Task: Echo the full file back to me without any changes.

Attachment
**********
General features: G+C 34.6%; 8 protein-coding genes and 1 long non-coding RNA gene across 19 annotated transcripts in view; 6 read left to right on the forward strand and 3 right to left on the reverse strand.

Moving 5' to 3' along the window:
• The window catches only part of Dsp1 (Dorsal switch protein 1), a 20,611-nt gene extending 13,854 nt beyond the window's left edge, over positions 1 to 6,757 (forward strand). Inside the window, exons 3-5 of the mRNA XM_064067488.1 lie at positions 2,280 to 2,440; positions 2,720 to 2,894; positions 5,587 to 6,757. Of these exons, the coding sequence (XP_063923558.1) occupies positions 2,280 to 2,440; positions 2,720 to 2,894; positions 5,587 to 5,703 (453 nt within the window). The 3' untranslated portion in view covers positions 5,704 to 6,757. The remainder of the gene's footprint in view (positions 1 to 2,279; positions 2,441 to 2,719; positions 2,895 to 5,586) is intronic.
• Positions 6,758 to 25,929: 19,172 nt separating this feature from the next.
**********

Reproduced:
General features: G+C 34.6%; 8 protein-coding genes and 1 long non-coding RNA gene across 19 annotated transcripts in view; 6 read left to right on the forward strand and 3 right to left on the reverse strand.

Moving 5' to 3' along the window:
• The window catches only part of Dsp1 (Dorsal switch protein 1), a 20,611-nt gene extending 13,854 nt beyond the window's left edge, over positions 1 to 6,757 (forward strand). Inside the window, exons 3-5 of the mRNA XM_064067488.1 lie at positions 2,280 to 2,440; positions 2,720 to 2,894; positions 5,587 to 6,757. Of these exons, the coding sequence (XP_063923558.1) occupies positions 2,280 to 2,440; positions 2,720 to 2,894; positions 5,587 to 5,703 (453 nt within the window). The 3' untranslated portion in view covers positions 5,704 to 6,757. The remainder of the gene's footprint in view (positions 1 to 2,279; positions 2,441 to 2,719; positions 2,895 to 5,586) is intronic.
• Positions 6,758 to 25,929: 19,172 nt separating this feature from the next.